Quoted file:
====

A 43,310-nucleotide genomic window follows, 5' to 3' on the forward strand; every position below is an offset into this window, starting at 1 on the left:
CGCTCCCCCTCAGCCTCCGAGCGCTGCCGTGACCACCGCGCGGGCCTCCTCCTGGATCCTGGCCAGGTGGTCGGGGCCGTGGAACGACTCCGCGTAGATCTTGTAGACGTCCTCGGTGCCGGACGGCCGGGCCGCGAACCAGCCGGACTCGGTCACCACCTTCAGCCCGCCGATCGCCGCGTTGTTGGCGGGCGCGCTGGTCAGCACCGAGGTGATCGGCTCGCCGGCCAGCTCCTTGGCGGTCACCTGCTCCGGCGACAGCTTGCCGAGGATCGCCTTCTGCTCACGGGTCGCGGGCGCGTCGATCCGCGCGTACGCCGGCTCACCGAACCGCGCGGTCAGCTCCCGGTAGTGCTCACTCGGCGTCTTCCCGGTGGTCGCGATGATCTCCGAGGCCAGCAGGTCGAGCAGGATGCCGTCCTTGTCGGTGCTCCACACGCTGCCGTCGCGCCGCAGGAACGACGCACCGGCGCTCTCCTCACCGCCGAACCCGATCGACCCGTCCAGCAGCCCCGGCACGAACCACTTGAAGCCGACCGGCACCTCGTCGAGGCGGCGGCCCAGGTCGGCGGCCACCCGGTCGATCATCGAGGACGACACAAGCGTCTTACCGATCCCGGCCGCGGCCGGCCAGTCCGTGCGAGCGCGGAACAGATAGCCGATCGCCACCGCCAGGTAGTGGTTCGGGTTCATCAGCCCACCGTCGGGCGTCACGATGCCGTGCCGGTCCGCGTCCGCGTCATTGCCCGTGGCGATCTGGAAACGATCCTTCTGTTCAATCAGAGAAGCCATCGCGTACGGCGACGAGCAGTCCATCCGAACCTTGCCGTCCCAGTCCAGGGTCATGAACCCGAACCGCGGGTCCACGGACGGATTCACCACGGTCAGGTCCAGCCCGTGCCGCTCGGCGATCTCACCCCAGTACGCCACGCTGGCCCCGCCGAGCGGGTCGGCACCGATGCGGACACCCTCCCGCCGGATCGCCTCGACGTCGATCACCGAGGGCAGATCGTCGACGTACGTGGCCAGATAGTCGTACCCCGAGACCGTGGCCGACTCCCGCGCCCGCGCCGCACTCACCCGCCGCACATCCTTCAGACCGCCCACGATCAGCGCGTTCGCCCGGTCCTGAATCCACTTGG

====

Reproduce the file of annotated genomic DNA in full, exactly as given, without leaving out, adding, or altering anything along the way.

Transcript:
A 43,310-nucleotide genomic window follows, 5' to 3' on the forward strand; every position below is an offset into this window, starting at 1 on the left:
CGCTCCCCCTCAGCCTCCGAGCGCTGCCGTGACCACCGCGCGGGCCTCCTCCTGGATCCTGGCCAGGTGGTCGGGGCCGTGGAACGACTCCGCGTAGATCTTGTAGACGTCCTCGGTGCCGGACGGCCGGGCCGCGAACCAGCCGGACTCGGTCACCACCTTCAGCCCGCCGATCGCCGCGTTGTTGGCGGGCGCGCTGGTCAGCACCGAGGTGATCGGCTCGCCGGCCAGCTCCTTGGCGGTCACCTGCTCCGGCGACAGCTTGCCGAGGATCGCCTTCTGCTCACGGGTCGCGGGCGCGTCGATCCGCGCGTACGCCGGCTCACCGAACCGCGCGGTCAGCTCCCGGTAGTGCTCACTCGGCGTCTTCCCGGTGGTCGCGATGATCTCCGAGGCCAGCAGGTCGAGCAGGATGCCGTCCTTGTCGGTGCTCCACACGCTGCCGTCGCGCCGCAGGAACGACGCACCGGCGCTCTCCTCACCGCCGAACCCGATCGACCCGTCCAGCAGCCCCGGCACGAACCACTTGAAGCCGACCGGCACCTCGTCGAGGCGGCGGCCCAGGTCGGCGGCCACCCGGTCGATCATCGAGGACGACACAAGCGTCTTACCGATCCCGGCCGCGGCCGGCCAGTCCGTGCGAGCGCGGAACAGATAGCCGATCGCCACCGCCAGGTAGTGGTTCGGGTTCATCAGCCCACCGTCGGGCGTCACGATGCCGTGCCGGTCCGCGTCCGCGTCATTGCCCGTGGCGATCTGGAAACGATCCTTCTGTTCAATCAGAGAAGCCATCGCGTACGGCGACGAGCAGTCCATCCGAACCTTGCCGTCCCAGTCCAGGGTCATGAACCCGAACCGCGGGTCCACGGACGGATTCACCACGGTCAGGTCCAGCCCGTGCCGCTCGGCGATCTCACCCCAGTACGCCACGCTGGCCCCGCCGAGCGGGTCGGCACCGATGCGGACACCCTCCCGCCGGATCGCCTCGACGTCGATCACCGAGGGCAGATCGTCGACGTACGTGGCCAGATAGTCGTACCCCGAGACCGTGGCCGACTCCCGCGCCCGCGCCGCACTCACCCGCCGCACATCCTTCAGACCGCCCACGATCAGCGCGTTCGCCCGGTCCTGAATCCACTTGG